Your Christmas Is His Own

It’s almost cliché now isn’t it, that Christmas isn’t really the most wonderful time of the year? Between all the extra shopping, cooking, cleaning, family gatherings - and all of it right at the blessed start of flu season, December can be enough to push even the most stable person over the edge.

And if that weren’t enough, you get to spend time with your family, extended and otherwise. You remember them, don't you? Aunt Molly, who insists on family photos right before your kids’ bedtime. Your mom, who wants everyone dressed to the 9s for Christmas dinner, even though you’ll be eating on paper plates because no one has a full set of dishes. Uncle Jeff, who wants all the little ones to gather around and watch Die Hard, his favorite Christmas movie. Your sister-in-law Heather, who gives you that look whenever you take seconds on dessert, and you’re just so done.

Let's just be honest. There is not enough coffee, wine, or Benadryl in the world to make this experience enjoyable, much less both merry and bright.

Which is a shame, because Christmas is meant to be celebrated in fullness. Our God gave us a Savior while we were living a death sentence. Load your plate, pile the gifts high, stay up too late talking around the fire – live fully into this new life. It's a sad state that, sometimes, the people we have to circle up with at the holidays make the true spirit of Christmas so much harder to see. More than we live in the freedom offered in the promise of Christ, we can struggle under the weight of all our relatives' expectations of us, obliged to make their Christmas as merry and bright as we can, at the expense of our own.

But, hear me now: Your family's expectations of Christmas are not your responsibility. And their negative emotional response to you choosing not to spend your Christmas meeting those expectations is not your fault.

Now, that’s not to say that you’ll be spared the experience of their negative emotions, or even that said experience won’t be difficult, but the negative emotions themselves are not your burden to bear. We talk with couples all the time who are planning holiday events, birthday parties, and weddings around avoiding a particular family member’s negative emotions. And we've all walked one of these roads before, or one like them:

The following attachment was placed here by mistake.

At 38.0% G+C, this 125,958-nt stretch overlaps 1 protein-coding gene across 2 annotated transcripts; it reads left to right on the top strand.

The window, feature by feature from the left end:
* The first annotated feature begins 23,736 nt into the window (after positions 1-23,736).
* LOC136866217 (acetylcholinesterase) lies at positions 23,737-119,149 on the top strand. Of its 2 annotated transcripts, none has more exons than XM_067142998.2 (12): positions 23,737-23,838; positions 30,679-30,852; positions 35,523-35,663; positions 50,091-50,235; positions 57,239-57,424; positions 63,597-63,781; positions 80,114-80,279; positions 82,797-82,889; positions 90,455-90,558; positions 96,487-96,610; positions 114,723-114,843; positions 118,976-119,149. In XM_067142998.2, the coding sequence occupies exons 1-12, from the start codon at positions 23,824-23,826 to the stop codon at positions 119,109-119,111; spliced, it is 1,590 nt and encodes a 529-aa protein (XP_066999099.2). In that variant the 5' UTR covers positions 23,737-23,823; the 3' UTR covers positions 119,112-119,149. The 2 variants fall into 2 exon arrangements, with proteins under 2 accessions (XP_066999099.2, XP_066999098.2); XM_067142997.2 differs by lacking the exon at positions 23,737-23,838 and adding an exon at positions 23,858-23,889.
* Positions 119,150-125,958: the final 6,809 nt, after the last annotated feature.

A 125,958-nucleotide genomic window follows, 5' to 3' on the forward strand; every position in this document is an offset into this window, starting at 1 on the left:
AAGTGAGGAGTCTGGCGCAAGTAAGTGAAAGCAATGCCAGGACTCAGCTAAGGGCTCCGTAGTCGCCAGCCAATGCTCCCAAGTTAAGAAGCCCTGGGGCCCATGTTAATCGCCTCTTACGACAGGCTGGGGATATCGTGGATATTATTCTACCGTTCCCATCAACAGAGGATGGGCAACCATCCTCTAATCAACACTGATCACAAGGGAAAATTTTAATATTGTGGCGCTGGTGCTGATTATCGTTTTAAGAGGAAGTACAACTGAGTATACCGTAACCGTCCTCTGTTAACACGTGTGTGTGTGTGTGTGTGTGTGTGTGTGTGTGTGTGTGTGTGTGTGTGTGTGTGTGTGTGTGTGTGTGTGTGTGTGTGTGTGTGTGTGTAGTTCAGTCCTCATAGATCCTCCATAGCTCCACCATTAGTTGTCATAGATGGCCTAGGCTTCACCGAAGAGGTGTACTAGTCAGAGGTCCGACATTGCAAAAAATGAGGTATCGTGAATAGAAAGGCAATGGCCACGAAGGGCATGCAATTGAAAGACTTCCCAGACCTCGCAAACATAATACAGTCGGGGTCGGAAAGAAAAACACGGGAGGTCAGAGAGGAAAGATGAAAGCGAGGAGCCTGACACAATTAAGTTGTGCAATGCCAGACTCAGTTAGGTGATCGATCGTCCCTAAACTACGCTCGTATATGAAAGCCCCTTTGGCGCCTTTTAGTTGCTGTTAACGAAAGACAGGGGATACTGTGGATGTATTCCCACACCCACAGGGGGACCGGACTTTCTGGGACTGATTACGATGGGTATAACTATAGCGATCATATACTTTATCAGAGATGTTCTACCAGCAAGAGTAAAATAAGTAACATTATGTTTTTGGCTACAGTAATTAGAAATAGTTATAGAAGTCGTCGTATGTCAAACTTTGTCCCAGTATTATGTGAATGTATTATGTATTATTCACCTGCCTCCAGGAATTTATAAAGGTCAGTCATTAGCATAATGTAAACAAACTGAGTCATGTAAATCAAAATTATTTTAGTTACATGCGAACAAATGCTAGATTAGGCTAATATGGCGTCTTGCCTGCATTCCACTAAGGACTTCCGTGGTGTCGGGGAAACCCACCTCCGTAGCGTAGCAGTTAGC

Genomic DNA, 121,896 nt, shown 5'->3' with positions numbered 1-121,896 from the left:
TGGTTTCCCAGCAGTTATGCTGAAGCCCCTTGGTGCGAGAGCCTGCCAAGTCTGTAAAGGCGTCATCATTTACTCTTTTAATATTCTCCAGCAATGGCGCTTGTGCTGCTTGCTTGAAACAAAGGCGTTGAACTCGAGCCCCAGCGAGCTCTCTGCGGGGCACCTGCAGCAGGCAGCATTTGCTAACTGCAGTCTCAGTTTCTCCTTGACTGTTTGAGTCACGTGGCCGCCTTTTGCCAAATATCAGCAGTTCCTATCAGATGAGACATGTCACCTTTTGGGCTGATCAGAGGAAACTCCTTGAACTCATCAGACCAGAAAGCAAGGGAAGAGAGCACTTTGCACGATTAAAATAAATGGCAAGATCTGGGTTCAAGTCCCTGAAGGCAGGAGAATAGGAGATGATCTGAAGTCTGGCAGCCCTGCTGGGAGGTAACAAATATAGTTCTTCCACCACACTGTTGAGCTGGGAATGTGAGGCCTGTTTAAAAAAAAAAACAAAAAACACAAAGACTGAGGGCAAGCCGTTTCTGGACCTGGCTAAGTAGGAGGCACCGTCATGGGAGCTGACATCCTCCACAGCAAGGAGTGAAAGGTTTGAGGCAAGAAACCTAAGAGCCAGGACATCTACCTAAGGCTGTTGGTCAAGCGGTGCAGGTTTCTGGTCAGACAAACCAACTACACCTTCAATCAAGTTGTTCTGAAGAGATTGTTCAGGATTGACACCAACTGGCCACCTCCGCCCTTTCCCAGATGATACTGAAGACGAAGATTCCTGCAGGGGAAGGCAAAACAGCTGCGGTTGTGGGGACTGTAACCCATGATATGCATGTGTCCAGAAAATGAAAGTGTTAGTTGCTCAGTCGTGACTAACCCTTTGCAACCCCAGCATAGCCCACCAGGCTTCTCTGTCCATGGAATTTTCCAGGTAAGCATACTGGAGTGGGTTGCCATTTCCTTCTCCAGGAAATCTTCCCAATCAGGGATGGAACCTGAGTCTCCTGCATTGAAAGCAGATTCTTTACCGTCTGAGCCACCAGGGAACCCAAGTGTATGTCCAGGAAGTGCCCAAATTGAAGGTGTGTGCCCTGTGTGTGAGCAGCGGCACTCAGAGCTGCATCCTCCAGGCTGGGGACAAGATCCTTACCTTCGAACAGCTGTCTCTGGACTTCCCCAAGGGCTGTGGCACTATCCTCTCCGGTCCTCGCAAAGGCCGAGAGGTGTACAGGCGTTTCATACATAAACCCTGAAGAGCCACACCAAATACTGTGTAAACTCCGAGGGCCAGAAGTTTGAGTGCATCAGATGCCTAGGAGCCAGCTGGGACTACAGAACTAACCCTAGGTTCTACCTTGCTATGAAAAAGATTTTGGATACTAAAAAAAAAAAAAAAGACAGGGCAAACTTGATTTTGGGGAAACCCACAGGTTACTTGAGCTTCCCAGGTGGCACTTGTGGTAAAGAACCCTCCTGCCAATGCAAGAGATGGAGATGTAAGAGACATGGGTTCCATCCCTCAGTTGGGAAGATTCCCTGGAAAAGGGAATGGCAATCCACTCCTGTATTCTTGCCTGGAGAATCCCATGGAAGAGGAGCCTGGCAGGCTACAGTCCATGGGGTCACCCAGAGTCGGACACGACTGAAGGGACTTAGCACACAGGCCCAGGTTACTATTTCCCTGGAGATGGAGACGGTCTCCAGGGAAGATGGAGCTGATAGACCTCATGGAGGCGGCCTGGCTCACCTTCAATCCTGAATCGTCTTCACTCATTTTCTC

If you go to your home church where your kids are comfortable instead of mom’s church on Christmas Eve, mom pouts through dinner.

If you can’t afford to participate in the lavish gift exchange, Grandma won’t speak to you all day, or worse, she might cry and say how disappointed she is.

If your old Uncle Gustav doesn't get to stand next to his favorite niece in every wedding photo, he'll be impossible when he inevitably gets drunk at the reception.

If you don't get your son a ridiculous, massive Paw Patrol novelty cake for his birthday, your father-in-law will subtly imply that you don't love your kids enough all afternoon.


Here's the thing - the most important thing we always have to remember: Christmas, baptisms, weddings, anniversaries, even birthdays all have one thing in common, besides being awesome excuses to throw a party. They are all public celebrations of private decisions. A birthday isn't just a way to say "hey, way to still be breathing today," but instead a remembrance of a year's worth of choices that moved you from wherever you were on this day last year, and all the years before, to now. Anniversaries are the same, just two people remembering. Weddings are where you invite all your family and friends to support and celebrate your decision to spend the rest of your life with one person. Baptisms are the earthly extension of the friggin' bonanza going on in heaven every time another of one of God's kids comes home. And Christmas - Christmas is that glorious time every year when we remember that God himself made the decision to take on flesh, be born, live perfectly, and die sacrificially, so that we might live with Him in heaven. Christmas is not about making your parents, your in-laws, your grandparents, your aunts and uncles, your kids, or even yourself happy. Christmas is about remembering the beginning of the fulfillment of God's promise to send a Savior. Anything (or anyone) that gets in the way of that remembrance is something to which you, frankly, owe nothing. Your Christmas is His own. Remember it.

Carly MoralesComment